If you are not a woman pastor, that does not seem to be much in terms of a consequence, so the action was passed. One North American conference president noted that the small number of no votes did not even total the entire North American Division representation. (The tally was 264 “yes” votes to 25 “no” votes.)
Progress was made in the tone of the discussion, and it seems to me that both the votes of the NAD unions and the vote of the General Conference Executive Committee delegates in response to the union actions are good things that move us forward as a world church.
Why are they both good? There has been much frustration in both the Global North and the Global South on this issue, and not much effort had been put forth on bringing the two sides together. Mark Finley’s Bible study during Annual Council probably marked a high point in showing both sides how to find common ground with the other. And while the timetable set out for the Theology of Ordination Study Committee seems long, bringing scholars from around the world together should help to foster better understanding and clarify Biblical exegesis.
It is also a positive thing that the both of the NAD unions followed through on their votes with actual ordinations. In so doing, they remind the world church that we already have women pastors doing significant work. The question that remains for the church to decide is whether or not we are going to treat them equally.
At the 1990 General Conference Session, a two-tiered system was put into place, that is captured well by the Adventist Review in the timeline on ordination published in its October 11, 2012 issue. It reads: “1990, July GC session votes to accept the recommendations from the commission and GE Executive Committee that women not be ordained, but to allow female associates in pastoral care to perform some functions of an ordained minister in the local church.” Those functions would be to baptize and perform marriages. In other words, the church would accept women doing the work of a pastor, even if it did not see fit to recognize that work with an equal credential. It is that inequality that is at the heart of the polarizing debates.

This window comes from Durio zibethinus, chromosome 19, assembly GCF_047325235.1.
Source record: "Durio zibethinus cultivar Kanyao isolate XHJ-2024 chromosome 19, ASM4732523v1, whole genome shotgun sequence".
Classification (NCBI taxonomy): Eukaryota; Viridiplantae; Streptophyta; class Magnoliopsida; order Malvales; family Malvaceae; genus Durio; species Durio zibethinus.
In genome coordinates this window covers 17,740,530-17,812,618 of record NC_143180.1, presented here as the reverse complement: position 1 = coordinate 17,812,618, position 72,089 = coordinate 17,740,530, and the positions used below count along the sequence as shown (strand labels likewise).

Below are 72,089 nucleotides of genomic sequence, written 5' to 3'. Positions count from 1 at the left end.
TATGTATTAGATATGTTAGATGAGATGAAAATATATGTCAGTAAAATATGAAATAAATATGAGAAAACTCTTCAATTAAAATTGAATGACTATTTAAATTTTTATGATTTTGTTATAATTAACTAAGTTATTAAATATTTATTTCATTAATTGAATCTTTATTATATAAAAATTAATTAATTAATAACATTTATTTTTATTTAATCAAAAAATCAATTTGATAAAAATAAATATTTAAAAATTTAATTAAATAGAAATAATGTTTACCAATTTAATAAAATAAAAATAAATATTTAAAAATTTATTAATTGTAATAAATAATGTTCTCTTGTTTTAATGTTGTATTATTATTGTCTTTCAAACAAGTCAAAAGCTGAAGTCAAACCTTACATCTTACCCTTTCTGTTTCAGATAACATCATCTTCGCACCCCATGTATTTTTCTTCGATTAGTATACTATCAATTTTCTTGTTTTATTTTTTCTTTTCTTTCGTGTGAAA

Disunity has come as a consequence of the 1990 action.
In North America, as President Dan Jackson has pointed out, there are already 120 women pastors at work. Faculty at the Seventh-day Adventist Theological Seminary at Andrews University say that 140 women are currently enrolled. When the General Conference leaders say that they want to limit their discussion of the issue to unity, policy, and how we make decisions, they ignore that the issue is about more than policy and unity—it is about people.
With an improved tone in the official conversation, and the theologians busily working on the theology of ordination, perhaps the unity that is so fervently sought by the General Conference officials can come by members unifying to affirm the work of the Holy Spirit in the lives of all those called to be pastors. A “both/and” solution will be needed for unity.
Photo: ANN, Ansel Oliver, Spring 2012.
Read the previous six Annual Council reports by Bonnie Dwyer here: